Coming out of Sundance, Boots Riley’s debut film, Sorry to Bother You, was hailed as “the next Get Out”, and it’s not hard to understand the comparison. Like Get Out, Sorry announces the arrival of a major new filmmaker, and like Get Out, it is (partly) about how America exploits its black citizens, particularly how it exploits black excellence, and specifically how that exploitation exists to maintain a white supremacist status quo. But to see Sorry to Bother You solely through the lens of “the next Get Out” is to miss 98% of what Sorry is doing, so no, it’s not the next Get Out, it’s the first Sorry to Bother You.

Hip hop artist Boots Riley changes gears, writing and directing Sorry and sharing with us his gonzo vision and sharply satirical voice. The film Sorry really reminds me of is Hereditary, in that it starts out normal enough and then gets progressively weirder until it becomes something else entirely. Sorry takes the hardest of all left turns possible, and becomes a deeply bizarre and singularly scathing critique of our capitalist dystopia, but it starts out as a normal-enough story about a couple of crazy kids just trying to make it in said capitalist dystopia. Cassius Green (Lakeith Stanfield) lives in his uncle’s garage, but his uncle, Sergio (Terry Crews), is on the verge of losing his house, unable to keep up with his mortgage. To try and make ends meet, Cassius takes a job as a telemarketer.

The first sign that Sorry is going to get weird is a background gag during Cassius’s interview, as a couple guys try to repair a copier only for the problem to get immediately worse. It’s a pretty standard visual gag, but it happens in the IMMEDIATE background of the scene. It’s not some distant bit you might miss at first, it is RIGHT THERE. It’s practically an announcement that subtlety has left the building. Sorry is not the least bit interested in being subtle, it’s bursting with too much energy and too many ideas for that. Riley covers everything from corporate America to labor organization to the inherent hypocrisy of consumable art to the corporate hijacking of protest. Remember that Pepsi ad where Kendell Jenner solves racial injustice? That has an uncanny echo—pardon the pun—in Sorry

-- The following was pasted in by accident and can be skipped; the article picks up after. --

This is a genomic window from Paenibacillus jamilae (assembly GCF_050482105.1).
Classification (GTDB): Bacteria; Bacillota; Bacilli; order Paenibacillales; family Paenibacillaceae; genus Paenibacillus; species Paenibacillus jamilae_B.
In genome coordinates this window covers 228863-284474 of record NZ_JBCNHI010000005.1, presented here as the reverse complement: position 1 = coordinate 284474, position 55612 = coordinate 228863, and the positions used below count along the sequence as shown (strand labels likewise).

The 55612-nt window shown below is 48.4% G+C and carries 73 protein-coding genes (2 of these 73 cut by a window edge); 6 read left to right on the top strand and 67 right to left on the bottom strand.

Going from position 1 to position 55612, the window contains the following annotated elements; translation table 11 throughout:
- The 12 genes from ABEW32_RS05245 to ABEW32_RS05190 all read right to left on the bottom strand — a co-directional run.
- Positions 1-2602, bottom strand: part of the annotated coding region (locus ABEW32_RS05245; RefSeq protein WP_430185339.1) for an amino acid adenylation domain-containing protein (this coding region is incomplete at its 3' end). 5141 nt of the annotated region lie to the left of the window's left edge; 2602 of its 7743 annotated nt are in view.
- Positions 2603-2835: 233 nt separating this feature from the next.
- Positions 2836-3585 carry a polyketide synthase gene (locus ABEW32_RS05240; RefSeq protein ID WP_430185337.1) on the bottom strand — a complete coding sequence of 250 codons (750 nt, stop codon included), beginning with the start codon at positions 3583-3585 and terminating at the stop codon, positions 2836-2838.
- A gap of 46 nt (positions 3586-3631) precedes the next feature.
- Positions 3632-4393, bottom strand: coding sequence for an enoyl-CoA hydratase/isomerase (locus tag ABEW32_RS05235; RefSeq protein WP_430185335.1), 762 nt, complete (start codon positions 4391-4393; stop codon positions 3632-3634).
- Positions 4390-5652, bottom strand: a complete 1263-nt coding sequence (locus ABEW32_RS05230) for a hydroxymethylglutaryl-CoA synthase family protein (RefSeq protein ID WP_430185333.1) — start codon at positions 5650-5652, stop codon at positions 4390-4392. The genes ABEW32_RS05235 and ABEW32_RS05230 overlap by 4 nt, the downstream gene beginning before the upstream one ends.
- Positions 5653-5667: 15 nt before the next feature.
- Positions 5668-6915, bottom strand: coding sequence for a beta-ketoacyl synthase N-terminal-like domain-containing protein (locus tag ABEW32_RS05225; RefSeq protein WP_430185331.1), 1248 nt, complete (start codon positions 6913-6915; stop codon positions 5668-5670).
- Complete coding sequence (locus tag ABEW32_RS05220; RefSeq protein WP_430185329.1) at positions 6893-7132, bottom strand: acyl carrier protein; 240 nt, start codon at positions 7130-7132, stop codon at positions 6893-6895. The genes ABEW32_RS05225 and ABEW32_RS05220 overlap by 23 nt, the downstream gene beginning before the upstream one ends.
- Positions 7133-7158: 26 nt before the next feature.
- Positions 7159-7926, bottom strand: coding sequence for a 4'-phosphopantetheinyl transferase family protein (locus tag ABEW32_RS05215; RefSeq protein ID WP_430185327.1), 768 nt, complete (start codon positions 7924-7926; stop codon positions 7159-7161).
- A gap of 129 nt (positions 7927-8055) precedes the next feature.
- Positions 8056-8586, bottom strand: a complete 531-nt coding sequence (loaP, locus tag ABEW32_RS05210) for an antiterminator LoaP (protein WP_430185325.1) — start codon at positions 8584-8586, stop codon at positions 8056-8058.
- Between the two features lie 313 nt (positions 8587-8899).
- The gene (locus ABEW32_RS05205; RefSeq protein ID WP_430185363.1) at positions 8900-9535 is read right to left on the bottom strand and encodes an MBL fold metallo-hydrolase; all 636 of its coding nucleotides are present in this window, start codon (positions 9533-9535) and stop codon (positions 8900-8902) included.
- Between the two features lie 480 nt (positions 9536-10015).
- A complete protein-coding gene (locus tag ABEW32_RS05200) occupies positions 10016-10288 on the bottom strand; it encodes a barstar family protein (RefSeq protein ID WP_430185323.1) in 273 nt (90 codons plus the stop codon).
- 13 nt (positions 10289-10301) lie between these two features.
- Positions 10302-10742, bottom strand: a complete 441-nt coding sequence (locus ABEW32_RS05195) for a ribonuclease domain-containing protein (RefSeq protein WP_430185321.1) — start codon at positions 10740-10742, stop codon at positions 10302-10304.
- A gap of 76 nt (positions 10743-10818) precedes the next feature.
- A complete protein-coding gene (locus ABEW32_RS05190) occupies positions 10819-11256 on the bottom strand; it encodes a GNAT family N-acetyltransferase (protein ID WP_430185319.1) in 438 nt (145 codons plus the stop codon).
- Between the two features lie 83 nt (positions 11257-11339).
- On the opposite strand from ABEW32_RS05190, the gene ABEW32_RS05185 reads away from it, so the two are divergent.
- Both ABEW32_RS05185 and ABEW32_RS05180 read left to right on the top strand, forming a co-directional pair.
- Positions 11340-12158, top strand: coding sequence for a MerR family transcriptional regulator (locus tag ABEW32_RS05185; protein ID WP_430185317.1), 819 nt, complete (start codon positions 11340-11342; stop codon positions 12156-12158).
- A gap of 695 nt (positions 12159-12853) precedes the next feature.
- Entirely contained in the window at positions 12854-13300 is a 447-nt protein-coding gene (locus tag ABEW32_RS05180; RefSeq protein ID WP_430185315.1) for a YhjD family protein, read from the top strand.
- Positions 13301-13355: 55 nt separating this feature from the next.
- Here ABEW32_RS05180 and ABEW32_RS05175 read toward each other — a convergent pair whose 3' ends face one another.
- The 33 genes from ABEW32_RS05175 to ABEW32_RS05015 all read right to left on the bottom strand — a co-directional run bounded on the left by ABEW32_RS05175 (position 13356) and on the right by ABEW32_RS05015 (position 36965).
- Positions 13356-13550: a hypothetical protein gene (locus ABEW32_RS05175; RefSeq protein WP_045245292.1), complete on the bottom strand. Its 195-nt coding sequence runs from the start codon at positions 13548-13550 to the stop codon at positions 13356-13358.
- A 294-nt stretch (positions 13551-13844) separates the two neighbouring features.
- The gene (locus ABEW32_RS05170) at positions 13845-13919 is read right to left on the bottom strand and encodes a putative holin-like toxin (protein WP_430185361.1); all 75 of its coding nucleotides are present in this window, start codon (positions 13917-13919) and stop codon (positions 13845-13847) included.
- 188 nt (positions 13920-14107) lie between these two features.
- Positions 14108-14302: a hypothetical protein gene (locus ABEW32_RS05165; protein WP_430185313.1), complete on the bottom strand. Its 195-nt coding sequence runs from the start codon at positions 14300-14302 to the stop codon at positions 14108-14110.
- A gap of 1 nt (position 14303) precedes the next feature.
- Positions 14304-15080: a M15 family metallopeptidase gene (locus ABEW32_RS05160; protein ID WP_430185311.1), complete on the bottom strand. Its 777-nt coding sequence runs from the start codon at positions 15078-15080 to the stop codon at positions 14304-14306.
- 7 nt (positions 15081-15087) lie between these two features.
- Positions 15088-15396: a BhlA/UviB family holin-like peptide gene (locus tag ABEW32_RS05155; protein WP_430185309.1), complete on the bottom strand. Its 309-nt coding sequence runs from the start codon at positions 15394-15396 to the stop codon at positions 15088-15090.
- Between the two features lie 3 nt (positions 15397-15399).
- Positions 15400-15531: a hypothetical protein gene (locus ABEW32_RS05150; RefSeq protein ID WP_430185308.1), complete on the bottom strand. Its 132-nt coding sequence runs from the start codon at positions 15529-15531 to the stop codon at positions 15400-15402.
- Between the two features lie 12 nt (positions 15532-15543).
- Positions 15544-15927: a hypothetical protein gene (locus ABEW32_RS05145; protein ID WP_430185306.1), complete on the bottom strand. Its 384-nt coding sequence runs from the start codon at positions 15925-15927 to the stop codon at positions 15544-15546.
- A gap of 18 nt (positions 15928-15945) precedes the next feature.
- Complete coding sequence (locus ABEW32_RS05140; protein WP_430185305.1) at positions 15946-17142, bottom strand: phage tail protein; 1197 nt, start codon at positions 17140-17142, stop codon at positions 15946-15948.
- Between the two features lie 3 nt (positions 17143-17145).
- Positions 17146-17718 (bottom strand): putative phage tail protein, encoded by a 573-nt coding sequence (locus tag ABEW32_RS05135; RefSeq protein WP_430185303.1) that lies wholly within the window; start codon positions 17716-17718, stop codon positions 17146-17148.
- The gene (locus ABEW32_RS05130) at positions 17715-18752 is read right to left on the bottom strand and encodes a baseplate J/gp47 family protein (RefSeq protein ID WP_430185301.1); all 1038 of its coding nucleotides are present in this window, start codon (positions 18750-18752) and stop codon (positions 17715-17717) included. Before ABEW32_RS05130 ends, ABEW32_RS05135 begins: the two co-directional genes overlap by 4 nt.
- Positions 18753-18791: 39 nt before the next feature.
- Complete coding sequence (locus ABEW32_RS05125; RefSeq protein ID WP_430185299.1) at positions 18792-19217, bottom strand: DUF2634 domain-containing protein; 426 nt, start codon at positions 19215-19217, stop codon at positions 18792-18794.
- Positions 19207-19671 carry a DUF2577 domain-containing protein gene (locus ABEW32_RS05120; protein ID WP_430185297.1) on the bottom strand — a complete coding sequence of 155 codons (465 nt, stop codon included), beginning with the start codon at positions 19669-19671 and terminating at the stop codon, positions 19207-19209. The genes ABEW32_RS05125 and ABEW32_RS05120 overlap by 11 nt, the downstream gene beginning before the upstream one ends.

Once Cassius goes to work, things start sliding sideways pretty quick. At first unsuccessful, he’s counseled by an older black employee, Langston (Danny Glover), to use his “white voice” in order to get customers to listen to his pitch. Cassius, it turns out, has a great white voice—dubbed by David Cross—and rises meteorically through the company. But in America success is conditional, and in order to continue his climb, Cassius must abandon Detroit, Salvador, and union organizer Squeeze (a ludicrously well-photographed Steven Yeun), and become a scab, crossing his friends’ picket line. But hey, now he’s in with the company CEO, Steve Lift (Armie Hammer), so he’s made it, right?

Well, again, success in America is conditional. Riley proposes it is conditional on how much humiliation you are willing to suffer, and that the quota is even higher for successful African-Americans. Besides suffering the regular humiliations of being a cog in a corporate machine and working for a clearly insane boss, he also has to deal with the humiliations and denigrations of being one of only a few people of color in a predominately white space. He’s expected to entertain his white colleagues because surely, he must know how to rap. He’s expected to make inhumane sacrifices because why else would he be allowed into white spaces if not to serve white needs? Sorry has a gonzo comedy tone, but it exposes the fundamental cruelty of our society over and over again, and many scenes make you wince as much as you laugh. More than one scene is simultaneously hilarious and outright horrifying.

Sorry to Bother You is a helluva calling card for Boots Riley as a filmmaker. Its wild comedic style almost masks what a major work this is, but it is a MAJOR work. It’s overflowing thematically and ideologically but Riley’s thesis is cohesive and his message so refined that every piece of the film, even the utterly bizarre ones, work toward his narrative goals. There is a lot going on but it all comes back to exploitation and our broken f*cking system that not only allows for it but in fact rewards and celebrates it, and how that extracts a terrible price from Americans but most especially black Americans. Sorry to Bother You is an important film, but it’s also an exciting film. It is exhilarating to participate in such a vibrant, vital work, and it is thrilling to watch such a unique vision unfold in just the f*cking WILDEST manner. Go see Sorry to Bother You and let Boots Riley f*ck your mind with art for a couple hours. You probably won’t regret it and you definitely won’t forget it.